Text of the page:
The Pickering Commission concluded that a lone gunman killed the US President in 1960, in Philadelphia, but 19 years later a dying man confesses to be one of the real hit-men who killed President Kegan, sparking an investigation.
Grandmother has nothing to say when Libby tells her that she is off to LA to look up Dad, a Hollywood screenwriter. Grandmother has been in a New York cemetery for six years and Dad has ... See full summary »
Avoiding to settle in a nursing home, Joseph Kotcher, a retired salesman, is obliged to leave his son's family. He embarks on a road trip during which he strikes up a friendship with a ... See full summary »
Three separate stories concerning relationship issues are presented, each largely taking place in suite 719 of the Plaza Hotel in New York City. In story one, suburban New Yorkers Sam and ... See full summary »
Sorrowful Jones is a cheap bookie in 1930's. When a gambler leaves his daughter as a marker for a bet, he gets stuck with her. His life will change a great deal with her arrival and his ... See full summary »
Walter Matthau plays a professional killer going by the name of Trabucco, who is on his way to rub out gangster Rudy "Disco" Gambola, set to testify against the mob. As Trabucco heads off ... See full summary »
Old Nat Moyer is a talker, a philosopher, and a troublemaker with a fanciful imagination. His companion is Midge Carter, who is half-blind, but still the super of an apartment house. When ... See full summary »
A beautiful young peasant emigrates to Bogota to become the servant of a middle class family with acute internal problems. She has experienced firsthand the rigors of the violence in the ... See full summary »
CIA agent Miles Kendig decides to get out of 'the game' and to ensure he's left alone he threatens to send his memoirs to the world's intelligence agencies. When the CIA doesn't believe him, he calls their bluff and starts writing and sending out chapters one by one. Realizing that their operations would be compromised, the CIA (led by Myerson and Cutter) set out to put an end to Kendig's plan by whatever means necessary. The heart of the movie follows a game of cat and mouse between a fumbling CIA and an artful Kendig. Written by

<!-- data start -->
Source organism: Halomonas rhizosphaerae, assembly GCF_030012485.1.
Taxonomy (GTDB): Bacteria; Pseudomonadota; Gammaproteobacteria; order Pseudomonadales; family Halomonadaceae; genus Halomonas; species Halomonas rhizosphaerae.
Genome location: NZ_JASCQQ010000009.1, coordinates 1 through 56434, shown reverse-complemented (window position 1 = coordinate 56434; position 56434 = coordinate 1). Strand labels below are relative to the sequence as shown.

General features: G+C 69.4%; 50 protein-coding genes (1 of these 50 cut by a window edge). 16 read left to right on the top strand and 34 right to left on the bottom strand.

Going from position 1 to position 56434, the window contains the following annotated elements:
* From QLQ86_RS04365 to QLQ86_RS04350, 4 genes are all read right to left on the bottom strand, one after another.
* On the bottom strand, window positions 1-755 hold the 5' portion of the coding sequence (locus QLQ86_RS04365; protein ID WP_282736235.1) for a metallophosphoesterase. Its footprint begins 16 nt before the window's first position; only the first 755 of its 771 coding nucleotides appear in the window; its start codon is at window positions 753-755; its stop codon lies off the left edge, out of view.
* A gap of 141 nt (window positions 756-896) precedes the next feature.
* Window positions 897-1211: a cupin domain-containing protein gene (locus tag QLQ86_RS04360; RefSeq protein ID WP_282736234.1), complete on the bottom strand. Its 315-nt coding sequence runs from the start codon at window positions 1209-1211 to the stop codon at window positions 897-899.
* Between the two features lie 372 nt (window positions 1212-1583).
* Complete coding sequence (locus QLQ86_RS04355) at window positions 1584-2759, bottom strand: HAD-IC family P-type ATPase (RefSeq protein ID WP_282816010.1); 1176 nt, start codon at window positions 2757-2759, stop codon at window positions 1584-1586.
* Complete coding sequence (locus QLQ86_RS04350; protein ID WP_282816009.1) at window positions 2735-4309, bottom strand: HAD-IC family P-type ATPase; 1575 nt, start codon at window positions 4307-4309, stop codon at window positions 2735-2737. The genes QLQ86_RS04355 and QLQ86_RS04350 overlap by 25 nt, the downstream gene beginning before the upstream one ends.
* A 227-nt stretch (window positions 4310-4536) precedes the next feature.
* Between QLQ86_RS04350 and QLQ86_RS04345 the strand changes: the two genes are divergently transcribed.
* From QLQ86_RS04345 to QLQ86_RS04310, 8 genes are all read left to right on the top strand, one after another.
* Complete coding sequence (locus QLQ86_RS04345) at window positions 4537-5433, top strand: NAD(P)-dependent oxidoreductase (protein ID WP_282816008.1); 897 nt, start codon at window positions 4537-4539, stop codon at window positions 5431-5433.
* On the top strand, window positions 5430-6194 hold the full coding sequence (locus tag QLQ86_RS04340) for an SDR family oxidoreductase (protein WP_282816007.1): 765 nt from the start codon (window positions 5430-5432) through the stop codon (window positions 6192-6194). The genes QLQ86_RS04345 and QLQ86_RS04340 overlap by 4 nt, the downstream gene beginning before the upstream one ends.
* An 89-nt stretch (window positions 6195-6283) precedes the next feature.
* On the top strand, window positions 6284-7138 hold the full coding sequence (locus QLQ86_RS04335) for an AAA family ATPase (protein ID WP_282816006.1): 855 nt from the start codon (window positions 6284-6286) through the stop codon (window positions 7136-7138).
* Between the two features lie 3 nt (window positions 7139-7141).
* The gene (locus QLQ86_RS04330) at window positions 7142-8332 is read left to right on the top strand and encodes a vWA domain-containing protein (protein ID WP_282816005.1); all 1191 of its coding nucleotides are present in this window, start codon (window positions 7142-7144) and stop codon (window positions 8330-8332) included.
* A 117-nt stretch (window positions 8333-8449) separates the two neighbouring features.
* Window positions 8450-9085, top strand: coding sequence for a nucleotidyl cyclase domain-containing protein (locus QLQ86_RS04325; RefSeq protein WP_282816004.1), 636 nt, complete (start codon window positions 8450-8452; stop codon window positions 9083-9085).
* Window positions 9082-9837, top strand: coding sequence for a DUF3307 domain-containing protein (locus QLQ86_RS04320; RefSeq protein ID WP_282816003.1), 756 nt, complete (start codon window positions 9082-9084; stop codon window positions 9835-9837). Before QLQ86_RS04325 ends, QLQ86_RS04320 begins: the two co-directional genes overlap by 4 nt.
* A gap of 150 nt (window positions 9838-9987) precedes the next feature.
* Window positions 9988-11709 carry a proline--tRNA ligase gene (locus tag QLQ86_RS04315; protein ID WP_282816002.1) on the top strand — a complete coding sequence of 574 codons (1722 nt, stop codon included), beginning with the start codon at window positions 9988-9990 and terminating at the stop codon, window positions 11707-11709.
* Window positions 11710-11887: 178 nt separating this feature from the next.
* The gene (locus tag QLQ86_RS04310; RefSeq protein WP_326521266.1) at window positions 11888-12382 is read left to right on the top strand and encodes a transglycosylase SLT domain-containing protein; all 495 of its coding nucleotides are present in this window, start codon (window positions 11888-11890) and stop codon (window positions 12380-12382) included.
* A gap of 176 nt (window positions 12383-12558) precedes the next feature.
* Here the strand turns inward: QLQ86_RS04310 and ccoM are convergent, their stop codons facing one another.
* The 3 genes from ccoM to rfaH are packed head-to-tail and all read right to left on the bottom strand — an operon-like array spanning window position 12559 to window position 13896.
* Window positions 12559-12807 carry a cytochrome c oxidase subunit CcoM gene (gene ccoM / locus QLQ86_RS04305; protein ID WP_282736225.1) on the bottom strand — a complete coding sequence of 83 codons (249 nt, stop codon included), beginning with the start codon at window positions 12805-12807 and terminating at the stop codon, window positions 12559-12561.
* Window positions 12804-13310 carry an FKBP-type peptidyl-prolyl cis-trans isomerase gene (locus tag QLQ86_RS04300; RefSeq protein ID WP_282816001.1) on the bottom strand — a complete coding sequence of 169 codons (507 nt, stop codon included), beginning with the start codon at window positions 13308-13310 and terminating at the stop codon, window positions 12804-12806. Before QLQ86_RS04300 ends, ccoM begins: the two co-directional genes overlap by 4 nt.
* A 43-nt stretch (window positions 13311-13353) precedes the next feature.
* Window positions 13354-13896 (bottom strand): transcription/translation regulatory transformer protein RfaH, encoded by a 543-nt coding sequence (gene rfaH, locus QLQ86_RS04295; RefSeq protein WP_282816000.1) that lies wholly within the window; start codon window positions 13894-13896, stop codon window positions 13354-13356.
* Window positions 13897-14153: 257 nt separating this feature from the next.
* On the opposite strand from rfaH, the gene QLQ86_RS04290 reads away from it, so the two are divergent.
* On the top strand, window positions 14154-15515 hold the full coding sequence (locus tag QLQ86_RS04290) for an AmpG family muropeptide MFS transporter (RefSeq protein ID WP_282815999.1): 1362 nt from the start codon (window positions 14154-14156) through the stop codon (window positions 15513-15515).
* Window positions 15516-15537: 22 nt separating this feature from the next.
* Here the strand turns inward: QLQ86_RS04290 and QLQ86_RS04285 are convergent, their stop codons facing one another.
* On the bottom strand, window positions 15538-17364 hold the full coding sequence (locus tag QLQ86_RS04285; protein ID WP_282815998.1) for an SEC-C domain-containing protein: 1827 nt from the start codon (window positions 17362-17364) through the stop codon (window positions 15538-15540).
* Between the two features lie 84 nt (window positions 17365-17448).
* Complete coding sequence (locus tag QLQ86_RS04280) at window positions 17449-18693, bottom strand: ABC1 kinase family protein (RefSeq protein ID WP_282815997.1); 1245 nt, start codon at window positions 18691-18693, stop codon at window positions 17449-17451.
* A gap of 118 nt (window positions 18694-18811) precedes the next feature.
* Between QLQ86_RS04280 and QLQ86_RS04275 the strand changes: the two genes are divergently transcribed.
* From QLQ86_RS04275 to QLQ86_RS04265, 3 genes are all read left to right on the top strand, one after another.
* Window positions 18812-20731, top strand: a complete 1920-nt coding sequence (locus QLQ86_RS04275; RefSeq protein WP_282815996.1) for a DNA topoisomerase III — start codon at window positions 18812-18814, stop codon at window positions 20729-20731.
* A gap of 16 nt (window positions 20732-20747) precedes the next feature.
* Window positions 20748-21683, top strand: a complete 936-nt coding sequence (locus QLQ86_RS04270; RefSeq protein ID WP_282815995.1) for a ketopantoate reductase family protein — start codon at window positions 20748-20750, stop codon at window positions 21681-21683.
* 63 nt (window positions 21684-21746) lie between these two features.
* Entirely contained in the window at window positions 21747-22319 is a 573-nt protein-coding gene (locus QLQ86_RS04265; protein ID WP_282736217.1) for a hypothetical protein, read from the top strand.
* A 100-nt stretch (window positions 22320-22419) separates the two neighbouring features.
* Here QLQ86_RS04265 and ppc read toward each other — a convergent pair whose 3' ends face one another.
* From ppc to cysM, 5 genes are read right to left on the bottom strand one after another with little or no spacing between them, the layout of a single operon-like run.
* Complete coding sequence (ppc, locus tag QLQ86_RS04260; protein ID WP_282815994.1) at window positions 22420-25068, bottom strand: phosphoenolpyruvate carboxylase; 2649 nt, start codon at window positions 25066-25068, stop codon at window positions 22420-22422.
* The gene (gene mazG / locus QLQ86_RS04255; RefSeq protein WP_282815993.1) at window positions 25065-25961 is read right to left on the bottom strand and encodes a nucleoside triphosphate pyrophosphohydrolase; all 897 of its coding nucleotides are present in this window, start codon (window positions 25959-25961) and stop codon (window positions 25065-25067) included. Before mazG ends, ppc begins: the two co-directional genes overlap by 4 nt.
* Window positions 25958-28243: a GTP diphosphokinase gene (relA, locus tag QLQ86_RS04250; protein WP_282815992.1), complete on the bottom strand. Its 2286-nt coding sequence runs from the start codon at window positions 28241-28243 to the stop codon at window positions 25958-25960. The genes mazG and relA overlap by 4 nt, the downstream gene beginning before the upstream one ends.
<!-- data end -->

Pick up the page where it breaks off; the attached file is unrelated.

P. Wong <firstname.lastname@example.org>
Sam Waterston arrived late to begin filming because his role in Heaven's Gate (1980) ran much longer than anticipated. By the time he began his work as Cutter he was exhausted. As a result people mention how awful he looks two times, and he blames jet lag. See more »
There's a scene at Myerson's house in Savannah where Kendig is getting ready to start typing and sees a photo of Myerson. When the photo is first shown, Myerson is facing to the left of the screen, but when Kendig picks it up Myerson is facing to the right. The photograph changes several times later. In fact, each change is intentional, and is intended to show Myerson getting more frustrated and dour as the plot wears on, culminating in the picture being shot in the forehead (as explained in the introductory video on the DVD). See more »
Hey Yaskov, how are ya?
Kendig. What as unexpected pleasure.
May I have it please?
I got it all on film, Yaskov. You don't want to deal with the West Germans, they don't like Russian Intelligence, you know that. Just give it to me, and we'll forget all about it.
I could make a run for it, you know.
Come on, Yaskov. You running, me chasing? We'd look like Laurel and Hardy.
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I saw this movie when it was released twenty-four years ago and I am happy to say that it has not aged at all. It is just as funny and delightful today as it was then. "Hopscotch" is a diamond in the rough and a real gem. Walter Matthau plays an experienced CIA agent, Miles Kendig, who is sentence to a desk job by his idiot boss, for disciplinary reasons.
If you are a Walter Matthau fan then this is a must see movie. If you are not familiar with Matthau then `Hopscotch' will be a great introduction to one of the most talented actors in Hollywood history. Even though `Hopscotch' is based from a novel the role of Miles Kendig must have been written for Walter Matthau. He was brilliant!
I certainly don't want to over shadow the terrific supporting cast. Ned Beatty and Glanda Jackson were superb. You will also get to see a very young Sam Waterston. Pay special attention to CIA agent `Ross' played my Matthau's son David.
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